I don’t set any firm boundaries between work and family time.  I sometimes work at home and occasionally bring family to the workplace.  This flexibility has enabled me to accommodate the fluctuating demands of work and family life.   Feeling that I needed to separate the two was a source of stress for me earlier in my career, because I felt forced to make a choice.  When I moved away from that philosophy, and integrated the two more, I became more comfortable.

I also look for opportunities to reduce activities that don’t contribute to happiness at work or home.  For example, I have been fortunate to be able to hire people to clean my house and mow my lawn.   

At what points in your career did you have children?  Did you find that having a child at one time was easier than at another? 
My older child was born in my last year of residency, and my second child was born in my second year as a faculty member.   Although both times were challenging, in comparing notes with others I think that these were reasonable times to choose.  Life will be busy no matter when you choose.  Having a solid financial base helps a lot with the expenses of babysitting, etc.  Also having a stable job – at least for one parent – helps to counterbalance some of the pressures and changes involved with being a new parent.

Have you ever had to deal with negative attitudes concerning your decision to focus on family?  If so, how did you deal with them?  If not, how would you advise someone that is dealing with them?
I encountered relatively little negativity.  In fact, people often went out of their way to help me with challenging situations when they occurred.  One of my fond memories is from a day when I brought my two toddlers into the hospital with me when I was called in for a frozen section.  A senior colleague saw us together and offered to bring the children down to the cafeteria for ice cream. They came back messy but smiling after my frozen section was done! 

The negativity I encountered related to occasional emergencies (children ill) requiring someone else to cover my responsibilities, and in a couple of individuals, a suggestion that having children meant that I wasn’t serious about my career.  I could understand someone else’s frustration at having to provide unexpected coverage, and expressed my deep gratitude to them.  In the second situation, I took the position that hard work and dedication would prove them wrong – and it has.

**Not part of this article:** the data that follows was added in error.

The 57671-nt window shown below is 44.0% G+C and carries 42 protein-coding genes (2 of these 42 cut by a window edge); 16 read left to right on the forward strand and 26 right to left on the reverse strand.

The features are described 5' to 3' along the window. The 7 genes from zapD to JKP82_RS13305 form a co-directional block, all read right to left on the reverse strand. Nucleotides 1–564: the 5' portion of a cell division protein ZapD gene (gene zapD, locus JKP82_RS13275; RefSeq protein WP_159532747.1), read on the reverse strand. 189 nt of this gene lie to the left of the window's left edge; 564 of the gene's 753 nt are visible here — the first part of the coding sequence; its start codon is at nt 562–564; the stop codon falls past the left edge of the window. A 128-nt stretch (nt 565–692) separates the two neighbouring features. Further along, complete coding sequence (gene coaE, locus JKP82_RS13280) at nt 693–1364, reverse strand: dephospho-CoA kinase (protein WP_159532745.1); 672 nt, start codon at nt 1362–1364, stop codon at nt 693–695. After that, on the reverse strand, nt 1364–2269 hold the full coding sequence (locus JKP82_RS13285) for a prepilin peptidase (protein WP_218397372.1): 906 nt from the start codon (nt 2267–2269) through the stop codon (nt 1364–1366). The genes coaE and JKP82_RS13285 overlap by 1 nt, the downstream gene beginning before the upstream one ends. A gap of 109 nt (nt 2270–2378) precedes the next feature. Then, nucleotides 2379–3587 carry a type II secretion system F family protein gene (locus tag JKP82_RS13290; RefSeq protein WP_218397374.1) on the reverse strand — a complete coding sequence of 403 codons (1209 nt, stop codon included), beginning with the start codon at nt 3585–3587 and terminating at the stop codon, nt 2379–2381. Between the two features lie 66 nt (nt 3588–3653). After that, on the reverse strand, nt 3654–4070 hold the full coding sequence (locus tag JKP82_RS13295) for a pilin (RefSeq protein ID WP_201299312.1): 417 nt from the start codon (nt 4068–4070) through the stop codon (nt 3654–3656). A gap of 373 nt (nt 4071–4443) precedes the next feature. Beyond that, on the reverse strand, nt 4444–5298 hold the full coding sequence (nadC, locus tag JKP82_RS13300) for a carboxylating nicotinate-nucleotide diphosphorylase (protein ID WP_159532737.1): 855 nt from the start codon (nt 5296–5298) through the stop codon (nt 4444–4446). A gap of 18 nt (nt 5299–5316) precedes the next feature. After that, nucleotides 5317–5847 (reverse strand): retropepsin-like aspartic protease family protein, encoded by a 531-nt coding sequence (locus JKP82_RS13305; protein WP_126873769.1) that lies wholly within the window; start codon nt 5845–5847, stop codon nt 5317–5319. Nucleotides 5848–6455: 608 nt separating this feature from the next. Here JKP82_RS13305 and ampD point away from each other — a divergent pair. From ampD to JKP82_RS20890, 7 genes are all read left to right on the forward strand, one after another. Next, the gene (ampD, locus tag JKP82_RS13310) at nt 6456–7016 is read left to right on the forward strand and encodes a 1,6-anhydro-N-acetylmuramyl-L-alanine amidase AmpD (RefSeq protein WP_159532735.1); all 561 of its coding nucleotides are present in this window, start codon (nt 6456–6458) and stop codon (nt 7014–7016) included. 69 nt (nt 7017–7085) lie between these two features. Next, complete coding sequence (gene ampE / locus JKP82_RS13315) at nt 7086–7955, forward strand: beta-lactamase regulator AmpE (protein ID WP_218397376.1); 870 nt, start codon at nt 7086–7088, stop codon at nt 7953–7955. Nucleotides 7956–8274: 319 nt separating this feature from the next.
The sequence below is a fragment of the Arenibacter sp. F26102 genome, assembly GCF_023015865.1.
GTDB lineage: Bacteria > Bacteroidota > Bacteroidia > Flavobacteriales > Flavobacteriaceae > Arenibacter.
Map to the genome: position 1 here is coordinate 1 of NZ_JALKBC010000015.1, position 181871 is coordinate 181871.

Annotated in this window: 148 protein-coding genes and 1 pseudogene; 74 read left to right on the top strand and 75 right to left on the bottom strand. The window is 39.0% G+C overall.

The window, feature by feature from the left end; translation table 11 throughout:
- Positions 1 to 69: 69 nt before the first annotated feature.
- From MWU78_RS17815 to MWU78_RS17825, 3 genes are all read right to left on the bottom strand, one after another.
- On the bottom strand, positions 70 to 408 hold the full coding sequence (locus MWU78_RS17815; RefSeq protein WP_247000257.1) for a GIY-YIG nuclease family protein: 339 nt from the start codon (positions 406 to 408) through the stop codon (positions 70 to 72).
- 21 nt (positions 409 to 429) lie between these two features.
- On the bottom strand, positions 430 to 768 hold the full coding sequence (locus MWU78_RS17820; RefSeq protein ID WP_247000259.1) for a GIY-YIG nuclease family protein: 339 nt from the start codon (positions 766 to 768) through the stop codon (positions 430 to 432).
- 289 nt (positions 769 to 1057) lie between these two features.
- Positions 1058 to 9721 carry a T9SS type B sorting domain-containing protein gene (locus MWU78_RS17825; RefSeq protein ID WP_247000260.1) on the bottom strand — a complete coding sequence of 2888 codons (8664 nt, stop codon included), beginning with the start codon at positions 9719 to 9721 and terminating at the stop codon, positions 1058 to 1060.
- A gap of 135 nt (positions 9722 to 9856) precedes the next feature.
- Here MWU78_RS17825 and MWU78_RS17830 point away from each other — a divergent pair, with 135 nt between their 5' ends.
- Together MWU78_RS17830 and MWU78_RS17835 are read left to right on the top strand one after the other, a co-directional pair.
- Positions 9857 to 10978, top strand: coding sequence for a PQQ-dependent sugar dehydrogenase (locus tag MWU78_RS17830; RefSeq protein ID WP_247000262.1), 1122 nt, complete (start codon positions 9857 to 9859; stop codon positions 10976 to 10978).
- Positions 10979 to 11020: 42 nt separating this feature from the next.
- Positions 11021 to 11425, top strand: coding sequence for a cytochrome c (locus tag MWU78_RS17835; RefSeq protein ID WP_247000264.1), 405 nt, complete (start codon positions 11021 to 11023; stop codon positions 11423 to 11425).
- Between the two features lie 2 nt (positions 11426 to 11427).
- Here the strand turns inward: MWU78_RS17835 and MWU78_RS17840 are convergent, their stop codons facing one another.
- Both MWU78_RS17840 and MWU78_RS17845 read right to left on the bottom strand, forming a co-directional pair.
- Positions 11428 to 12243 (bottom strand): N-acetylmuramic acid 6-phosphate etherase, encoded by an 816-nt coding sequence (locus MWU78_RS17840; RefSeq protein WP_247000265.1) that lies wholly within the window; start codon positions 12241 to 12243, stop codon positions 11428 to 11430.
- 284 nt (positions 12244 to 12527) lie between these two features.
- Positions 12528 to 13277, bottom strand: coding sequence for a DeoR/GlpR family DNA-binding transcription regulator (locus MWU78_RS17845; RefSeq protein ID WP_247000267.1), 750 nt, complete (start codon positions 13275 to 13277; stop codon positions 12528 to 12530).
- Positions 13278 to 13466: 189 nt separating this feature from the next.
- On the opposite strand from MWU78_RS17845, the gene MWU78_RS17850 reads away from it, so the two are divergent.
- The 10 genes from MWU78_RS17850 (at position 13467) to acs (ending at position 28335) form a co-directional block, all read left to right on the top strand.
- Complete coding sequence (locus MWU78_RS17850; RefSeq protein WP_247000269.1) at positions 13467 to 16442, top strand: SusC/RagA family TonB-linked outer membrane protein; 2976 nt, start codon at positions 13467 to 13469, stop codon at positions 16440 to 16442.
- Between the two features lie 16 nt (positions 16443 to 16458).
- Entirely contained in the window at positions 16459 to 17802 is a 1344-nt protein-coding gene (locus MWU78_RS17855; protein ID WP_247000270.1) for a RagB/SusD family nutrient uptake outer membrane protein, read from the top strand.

Another key point here is that one needs to choose one’s battles.  Not every ill or bad deed is worth fighting for or about.  If there is a significant problem, though, think carefully about how to present it, whom to involve, and what type of outcome you want.  Ask others for advice, confidentially, if you can.  Act thoughtfully and deliberately, rather than emotionally or impulsively. 

Have you ever had to choose between your career and your family?  For example, accepting or declining a job offer that would directly impact your family.  If so, how did you make this decision?
I have not taken jobs that involved substantial traveling, due to my desire to be available to my family.  As my children are now more independent older teenagers, however, they want to spend less time with the family and more time with friends, which has made it psychologically easier for me to travel.  Also, for the last several years my parents have lived in my house, which provides a safety net – they are available to help the kids, if needed, and the kids are available to help them, if needed.

As my husband and I have looked at the decisions about whether to move, we have tried to maximize the total happiness of the family.  We’ve spent numerous hours deliberating on the impact of the move on each family member, personally, and for my husband and I, professionally.  In one case – the question about moving when one child was in high school – the short-term consequences were unpleasant while the long-term consequences were much superior to the status quo.  I know others who have handled this situation by maintaining two households until the child graduates.  When there is a conflict between job opportunities, living separately during the week and together on the weekend is a choice that many couples have made.  Others decide to trade off between the partners over time, allowing one person’s needs to take precedence at one point, then the other at a later point.  Again, I think the idea of maximizing the happiness of the individuals involved is a key theme, and communicating empathy and appreciation for each other’s sacrifices.  Spending vacation time together and creating happy memories is also very important for maintaining the “team”!